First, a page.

The Tiger I was a German heavy tank of World War II that operated beginning in 1942 in Africa and in the Soviet Union, usually in independent heavy tank battalions. It was designated Panzerkampfwagen VI Ausf H during development but was changed to Panzerkampfwagen VI Ausf E during production. The Tiger I gave the German Army its first armoured fighting vehicle that mounted the 8.8 cm KwK 36 gun (derived from the 8.8 cm Flak 36). 1,347 were built between August 1942 and August 1944.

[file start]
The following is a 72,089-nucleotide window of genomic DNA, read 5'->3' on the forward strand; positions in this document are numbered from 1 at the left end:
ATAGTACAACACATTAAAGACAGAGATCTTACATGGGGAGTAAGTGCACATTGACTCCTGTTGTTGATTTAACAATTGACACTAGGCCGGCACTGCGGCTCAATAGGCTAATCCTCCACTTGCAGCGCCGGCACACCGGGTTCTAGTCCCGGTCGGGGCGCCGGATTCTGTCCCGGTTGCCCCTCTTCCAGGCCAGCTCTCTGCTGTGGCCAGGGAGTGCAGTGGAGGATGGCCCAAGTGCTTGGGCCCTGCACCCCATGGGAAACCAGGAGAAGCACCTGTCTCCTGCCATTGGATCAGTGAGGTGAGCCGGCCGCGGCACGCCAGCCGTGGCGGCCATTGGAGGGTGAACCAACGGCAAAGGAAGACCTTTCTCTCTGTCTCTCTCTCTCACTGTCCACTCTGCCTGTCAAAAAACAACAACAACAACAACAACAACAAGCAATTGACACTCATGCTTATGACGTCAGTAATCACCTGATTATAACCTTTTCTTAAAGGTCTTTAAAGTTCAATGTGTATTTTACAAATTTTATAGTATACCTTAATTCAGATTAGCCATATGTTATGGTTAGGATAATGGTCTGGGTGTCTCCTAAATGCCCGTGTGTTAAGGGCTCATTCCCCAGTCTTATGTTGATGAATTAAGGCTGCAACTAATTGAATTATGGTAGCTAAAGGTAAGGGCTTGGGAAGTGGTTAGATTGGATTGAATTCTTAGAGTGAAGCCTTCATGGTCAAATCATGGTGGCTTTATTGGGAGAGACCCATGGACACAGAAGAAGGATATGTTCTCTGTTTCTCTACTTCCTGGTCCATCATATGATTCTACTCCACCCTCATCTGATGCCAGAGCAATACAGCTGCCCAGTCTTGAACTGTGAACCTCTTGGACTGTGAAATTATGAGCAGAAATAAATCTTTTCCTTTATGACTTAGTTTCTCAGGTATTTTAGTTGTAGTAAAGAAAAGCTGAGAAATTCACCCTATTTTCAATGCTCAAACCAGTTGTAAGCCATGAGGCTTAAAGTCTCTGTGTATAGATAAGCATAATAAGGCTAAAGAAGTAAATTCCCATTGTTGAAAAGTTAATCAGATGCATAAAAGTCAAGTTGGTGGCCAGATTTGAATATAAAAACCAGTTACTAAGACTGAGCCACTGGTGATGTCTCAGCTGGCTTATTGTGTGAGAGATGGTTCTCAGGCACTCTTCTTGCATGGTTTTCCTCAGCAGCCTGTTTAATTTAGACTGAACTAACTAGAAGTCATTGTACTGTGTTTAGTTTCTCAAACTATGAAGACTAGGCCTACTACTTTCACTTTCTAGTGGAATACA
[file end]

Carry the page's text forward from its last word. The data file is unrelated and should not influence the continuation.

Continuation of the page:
Porsche and Henschel submitted prototype designs, each making use of the Krupp-designed turret. They were demonstrated at Rastenburg in front of Hitler. The Henschel design was accepted, mainly because the Porsche VK 4501 (P) prototype design used a troubled petrol-electric transmission system which needed large quantities of copper for manufacture of its electrical drivetrain components, a strategic war material of which Germany had limited supplies with acceptable electrical properties for such uses. Production of the Panzerkampfwagen VI Ausf. H began in August 1942. Expecting an order for his tank, Porsche built 100 chassis. After the contract was awarded to Henschel, they were used for a new turretless, casemate-style tank destroyer; 91 hulls were converted into the Panzerjäger Tiger (P) in early 1943.